Scorsese says that cinema is about “human beings trying to convey emotional, psychological experiences to another human being”.
But virtual reality on the screen is about tricking your brain into experiencing a reality that doesn't actually exist.
LA however, in reality, is much crazier than any screen can convey. It's crazier because it's real and no artwork can really compare to its entire historical simulacra. Instead many artworks regularly fall in line with clichés in order to be received as an artwork instead of other categories of images one sees on a screen let's say one's feed or photographs or youtube.
This three metre collage was intended to be a format that defies scrolling vertically. References such as Lynch's Mullholland Drive, the racing animé Initial-D, Cocteau's painting Sommeil Hollywoodien and 11:11 have been used to elicit a “mysterious contingent atmosphere.”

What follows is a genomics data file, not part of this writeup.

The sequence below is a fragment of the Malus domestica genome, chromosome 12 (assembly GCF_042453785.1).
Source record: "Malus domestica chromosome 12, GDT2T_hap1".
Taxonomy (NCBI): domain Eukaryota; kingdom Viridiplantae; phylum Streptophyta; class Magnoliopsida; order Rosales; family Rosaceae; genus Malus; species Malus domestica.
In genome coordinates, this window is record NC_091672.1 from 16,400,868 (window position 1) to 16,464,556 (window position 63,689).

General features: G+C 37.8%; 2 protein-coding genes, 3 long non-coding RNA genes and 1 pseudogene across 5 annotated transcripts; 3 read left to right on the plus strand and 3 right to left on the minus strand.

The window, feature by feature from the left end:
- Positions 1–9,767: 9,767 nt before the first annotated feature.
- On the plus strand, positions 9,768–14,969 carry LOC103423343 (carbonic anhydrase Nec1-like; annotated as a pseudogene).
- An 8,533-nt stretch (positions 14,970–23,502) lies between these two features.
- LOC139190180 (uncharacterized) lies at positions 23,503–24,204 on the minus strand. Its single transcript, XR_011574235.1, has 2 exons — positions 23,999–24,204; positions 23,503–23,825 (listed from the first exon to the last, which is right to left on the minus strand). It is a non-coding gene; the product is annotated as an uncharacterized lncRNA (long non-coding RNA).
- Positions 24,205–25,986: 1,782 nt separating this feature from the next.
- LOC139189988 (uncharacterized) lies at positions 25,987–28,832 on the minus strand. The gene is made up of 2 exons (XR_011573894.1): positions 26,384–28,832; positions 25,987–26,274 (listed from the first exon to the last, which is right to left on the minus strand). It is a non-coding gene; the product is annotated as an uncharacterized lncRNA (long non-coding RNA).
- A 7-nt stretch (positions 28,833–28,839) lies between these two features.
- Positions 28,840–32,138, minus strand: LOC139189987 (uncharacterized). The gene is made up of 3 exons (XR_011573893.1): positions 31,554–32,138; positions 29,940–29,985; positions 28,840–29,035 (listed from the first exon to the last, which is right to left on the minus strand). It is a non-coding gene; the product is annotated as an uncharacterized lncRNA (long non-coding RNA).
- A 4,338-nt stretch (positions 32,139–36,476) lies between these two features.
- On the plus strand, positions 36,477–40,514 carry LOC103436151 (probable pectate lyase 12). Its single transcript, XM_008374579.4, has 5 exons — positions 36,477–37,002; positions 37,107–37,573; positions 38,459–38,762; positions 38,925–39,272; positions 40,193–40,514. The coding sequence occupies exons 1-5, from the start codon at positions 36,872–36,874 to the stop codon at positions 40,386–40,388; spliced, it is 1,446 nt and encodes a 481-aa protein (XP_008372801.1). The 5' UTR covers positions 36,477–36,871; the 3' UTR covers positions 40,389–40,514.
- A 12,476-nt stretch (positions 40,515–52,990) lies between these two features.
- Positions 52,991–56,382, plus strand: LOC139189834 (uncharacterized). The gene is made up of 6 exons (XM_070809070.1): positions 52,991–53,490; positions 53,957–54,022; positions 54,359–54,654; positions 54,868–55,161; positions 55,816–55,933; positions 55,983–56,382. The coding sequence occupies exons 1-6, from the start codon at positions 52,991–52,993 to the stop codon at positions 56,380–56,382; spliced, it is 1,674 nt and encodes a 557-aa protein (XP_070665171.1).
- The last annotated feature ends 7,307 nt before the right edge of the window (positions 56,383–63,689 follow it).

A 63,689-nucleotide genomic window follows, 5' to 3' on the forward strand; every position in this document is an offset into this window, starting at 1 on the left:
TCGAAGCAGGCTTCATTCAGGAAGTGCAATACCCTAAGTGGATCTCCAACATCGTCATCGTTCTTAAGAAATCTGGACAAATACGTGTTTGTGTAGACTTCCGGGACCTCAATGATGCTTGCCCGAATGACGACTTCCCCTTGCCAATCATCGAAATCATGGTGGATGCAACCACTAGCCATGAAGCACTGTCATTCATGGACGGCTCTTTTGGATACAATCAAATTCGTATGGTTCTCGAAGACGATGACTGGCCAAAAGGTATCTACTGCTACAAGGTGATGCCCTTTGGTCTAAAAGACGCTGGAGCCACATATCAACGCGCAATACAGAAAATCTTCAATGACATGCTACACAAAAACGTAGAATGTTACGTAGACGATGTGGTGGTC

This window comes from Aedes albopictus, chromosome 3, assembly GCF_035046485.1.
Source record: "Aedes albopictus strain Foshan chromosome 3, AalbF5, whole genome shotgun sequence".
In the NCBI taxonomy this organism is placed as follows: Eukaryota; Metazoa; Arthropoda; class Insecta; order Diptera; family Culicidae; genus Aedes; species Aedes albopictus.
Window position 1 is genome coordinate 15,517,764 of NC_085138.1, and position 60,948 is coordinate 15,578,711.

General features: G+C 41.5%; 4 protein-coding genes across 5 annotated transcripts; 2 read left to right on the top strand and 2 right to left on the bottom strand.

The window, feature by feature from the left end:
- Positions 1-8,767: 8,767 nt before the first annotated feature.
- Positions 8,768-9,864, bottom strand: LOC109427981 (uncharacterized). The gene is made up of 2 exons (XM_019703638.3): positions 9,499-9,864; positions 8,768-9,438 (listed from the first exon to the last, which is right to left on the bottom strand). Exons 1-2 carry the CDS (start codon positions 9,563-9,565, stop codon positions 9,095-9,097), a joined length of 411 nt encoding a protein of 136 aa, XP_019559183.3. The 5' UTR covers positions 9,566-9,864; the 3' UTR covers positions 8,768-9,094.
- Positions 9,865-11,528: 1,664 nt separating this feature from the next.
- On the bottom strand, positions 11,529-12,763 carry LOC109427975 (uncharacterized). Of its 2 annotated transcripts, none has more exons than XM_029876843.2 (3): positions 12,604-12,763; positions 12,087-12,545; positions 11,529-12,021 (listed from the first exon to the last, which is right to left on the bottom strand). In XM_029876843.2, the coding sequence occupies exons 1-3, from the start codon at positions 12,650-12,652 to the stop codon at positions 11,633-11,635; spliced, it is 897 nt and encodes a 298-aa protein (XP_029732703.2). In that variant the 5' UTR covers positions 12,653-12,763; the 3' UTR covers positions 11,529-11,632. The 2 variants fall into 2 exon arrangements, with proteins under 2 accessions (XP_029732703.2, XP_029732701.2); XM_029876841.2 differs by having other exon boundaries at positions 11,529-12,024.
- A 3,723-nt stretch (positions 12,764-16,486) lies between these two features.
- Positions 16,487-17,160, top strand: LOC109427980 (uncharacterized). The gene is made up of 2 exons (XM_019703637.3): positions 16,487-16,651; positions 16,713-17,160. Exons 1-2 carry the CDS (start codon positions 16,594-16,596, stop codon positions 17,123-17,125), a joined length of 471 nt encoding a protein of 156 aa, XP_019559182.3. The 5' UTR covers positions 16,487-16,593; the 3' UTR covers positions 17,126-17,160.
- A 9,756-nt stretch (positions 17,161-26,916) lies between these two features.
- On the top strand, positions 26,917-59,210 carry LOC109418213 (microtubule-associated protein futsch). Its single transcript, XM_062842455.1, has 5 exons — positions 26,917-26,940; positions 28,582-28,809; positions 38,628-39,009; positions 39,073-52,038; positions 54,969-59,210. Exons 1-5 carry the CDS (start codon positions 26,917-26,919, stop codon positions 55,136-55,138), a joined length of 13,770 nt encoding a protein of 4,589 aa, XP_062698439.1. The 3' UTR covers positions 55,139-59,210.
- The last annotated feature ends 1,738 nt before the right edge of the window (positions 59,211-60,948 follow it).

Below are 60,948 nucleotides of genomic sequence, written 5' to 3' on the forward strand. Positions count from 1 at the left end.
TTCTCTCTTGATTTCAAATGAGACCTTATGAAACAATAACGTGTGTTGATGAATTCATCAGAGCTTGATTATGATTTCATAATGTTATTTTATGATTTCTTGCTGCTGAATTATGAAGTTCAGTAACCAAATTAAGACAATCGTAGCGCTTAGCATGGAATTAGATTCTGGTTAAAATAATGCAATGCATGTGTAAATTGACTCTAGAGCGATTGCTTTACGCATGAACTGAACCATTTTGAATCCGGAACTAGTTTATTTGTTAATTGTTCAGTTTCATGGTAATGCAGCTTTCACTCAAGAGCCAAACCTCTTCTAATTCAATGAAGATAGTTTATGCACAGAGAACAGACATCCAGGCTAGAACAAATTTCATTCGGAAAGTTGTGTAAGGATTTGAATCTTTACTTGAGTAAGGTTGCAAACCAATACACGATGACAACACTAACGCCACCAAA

The foreground rolls out a succession of triggers to hold the eye's attention. However it doesn't really matter what's on it - once you've started looking at it, it's almost impossible not to follow the image to the end. This is all sorcery.
"Once we have surrendered our senses and nervous systems to the private manipulation of those who would try to benefit by taking a lease on our eyes and ears and nerves, we don't really have any rights left” said Marshall McLuhan.
In cinema it's very common for a director to use long shots to manipulate, in art it is less common. In cinema it is obvious that the director is telling a story whereas in art it has come to be expected that the artwork is a direct reflection of the artist's personal experience. This strip, however, could have gone on for an entire roll of photo paper with a virtual set of ideas of its own accord that have nothing to do with the actual experience of the author.
Post-modern theory originally saw the death of the author which eventually led to a new digital author-centricity. This author would like the audience to reject both.